Maybe people have wised up to the fact that most resolutions don’t succeed or think there’s a better way to embark on habit changes and goals than this annual tradition.

That doesn’t mean New Year’s resolutions are completely useless. Let’s take a step back and look at the science of why New Year’s resolutions still make sense, how to make them stick, and why it’s okay if you fail.

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5 Reasons You Don’t Do What Really Makes You Happy

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When we interviewed Dr. Stephen Schueller to learn about the basics of positive psychology, he also offered insights into how we sometimes stand in the way of our happiness due to misconceptions, biases, and a lack of mindfulness.

Dr. Schueller is a professor at Northwestern University’s Feinberg School of Medicine and member of the Center for Behavioral Intervention Technologies. (This is the second part of our interview, presented in edited highlights. Read the first part here).

1.  We’re too dismissive of relationships and positive emotions.

Dr. Schueller:

Positive psychology has a lot within it which is the advice our grandmother would give us:  How do we live a good life? You express gratitude, you maintain optimism, you practice kindness, you focus on relationships.

We often don’t think grandmother knows best and do our own thing, and that gets us into trouble. We often pursue things like money, bigger houses, cars — material possessions — when experiences are actually much more stronger determinants of our happiness.

 

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Designing Habit Hacks to Change Your Life

Each morning, my mother would hand me my daily Flintstones chewable vitamin before I left for school. But now that I’m an adult, she can’t tell me what to do — Mountain Dew and Starcraft all night!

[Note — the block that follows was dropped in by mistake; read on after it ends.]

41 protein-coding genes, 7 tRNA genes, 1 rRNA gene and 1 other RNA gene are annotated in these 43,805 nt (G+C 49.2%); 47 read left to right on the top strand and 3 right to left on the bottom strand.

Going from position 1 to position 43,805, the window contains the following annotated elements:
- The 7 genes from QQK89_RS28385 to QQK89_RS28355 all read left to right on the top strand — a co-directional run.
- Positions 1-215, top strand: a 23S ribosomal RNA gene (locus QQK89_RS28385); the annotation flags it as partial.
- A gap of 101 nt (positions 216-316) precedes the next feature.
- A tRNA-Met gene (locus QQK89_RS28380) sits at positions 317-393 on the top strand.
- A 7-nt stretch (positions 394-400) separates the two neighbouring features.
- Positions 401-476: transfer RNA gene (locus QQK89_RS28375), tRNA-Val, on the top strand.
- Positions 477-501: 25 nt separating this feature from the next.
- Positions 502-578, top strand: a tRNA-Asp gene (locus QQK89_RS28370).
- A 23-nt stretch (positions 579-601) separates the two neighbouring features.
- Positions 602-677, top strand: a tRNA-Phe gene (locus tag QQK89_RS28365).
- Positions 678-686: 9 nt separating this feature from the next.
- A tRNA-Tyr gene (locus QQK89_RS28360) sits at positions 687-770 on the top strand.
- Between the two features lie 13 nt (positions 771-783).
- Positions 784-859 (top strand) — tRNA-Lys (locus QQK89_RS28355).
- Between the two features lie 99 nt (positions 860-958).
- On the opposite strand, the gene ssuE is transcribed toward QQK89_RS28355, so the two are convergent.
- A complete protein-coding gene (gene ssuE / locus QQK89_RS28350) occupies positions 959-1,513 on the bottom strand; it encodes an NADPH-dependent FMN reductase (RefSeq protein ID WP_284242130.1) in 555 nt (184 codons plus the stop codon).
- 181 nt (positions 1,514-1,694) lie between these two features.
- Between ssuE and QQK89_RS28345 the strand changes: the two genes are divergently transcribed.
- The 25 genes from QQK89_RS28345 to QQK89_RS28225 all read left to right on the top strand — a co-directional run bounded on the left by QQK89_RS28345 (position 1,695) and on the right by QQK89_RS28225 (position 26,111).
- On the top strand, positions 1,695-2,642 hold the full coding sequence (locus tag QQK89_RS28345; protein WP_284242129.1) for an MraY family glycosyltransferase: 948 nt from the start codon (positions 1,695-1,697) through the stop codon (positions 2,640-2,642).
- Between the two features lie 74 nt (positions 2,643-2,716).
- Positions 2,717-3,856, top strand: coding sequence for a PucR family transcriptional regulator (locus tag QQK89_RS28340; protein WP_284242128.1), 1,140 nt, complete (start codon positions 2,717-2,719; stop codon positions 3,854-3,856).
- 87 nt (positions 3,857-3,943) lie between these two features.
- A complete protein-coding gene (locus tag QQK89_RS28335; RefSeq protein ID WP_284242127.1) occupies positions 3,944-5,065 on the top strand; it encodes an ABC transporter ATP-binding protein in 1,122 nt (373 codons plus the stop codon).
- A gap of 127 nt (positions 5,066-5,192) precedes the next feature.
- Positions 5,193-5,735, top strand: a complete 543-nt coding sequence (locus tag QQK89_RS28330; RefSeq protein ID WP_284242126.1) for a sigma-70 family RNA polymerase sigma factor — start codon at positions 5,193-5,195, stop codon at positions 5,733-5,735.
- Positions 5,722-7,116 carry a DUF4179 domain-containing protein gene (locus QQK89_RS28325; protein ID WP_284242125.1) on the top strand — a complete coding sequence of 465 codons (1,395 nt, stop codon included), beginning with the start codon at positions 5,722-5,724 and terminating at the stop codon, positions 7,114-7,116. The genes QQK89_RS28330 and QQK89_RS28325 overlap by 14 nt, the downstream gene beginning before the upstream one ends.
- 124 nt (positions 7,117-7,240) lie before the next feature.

Well, and less vitamins. Since moving out of my parents’ house long ago, I’ve also moved away from this healthful routine. Sometimes it takes effortful self-control to do things we know we should do. But not always. Habits can function as a force, shaping our behavior and negating the need for self-control.

So months ago, I purchased a jar of multi-vitamins and placed it in my cupboard to get back into my healthy vitamin habit.

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How I Ran a Quarter Marathon

imageIncremental progress is almost a law of nature; nevertheless, I’ve often fantasized about accomplishing a lofty but distant goal, pursued it for a month or two, merely made incremental progress, and quit.

Sometime in January, shortly after we first launched iDoneThis, I decided to pursue my long-standing desire to run long distances. I’ve started that many times.  Shin splints, knee pains, being in bad shape, busy life, you name it — each time something got in the way and I dropped the habit before accomplishing anything meaningful.   Not again.

This time I put a goal in front of myself: run Bay to Breakers — and I carried it through.  In 12 weeks, I went from being only able to run 1 mile at a time, to running 7.4 miles continuously.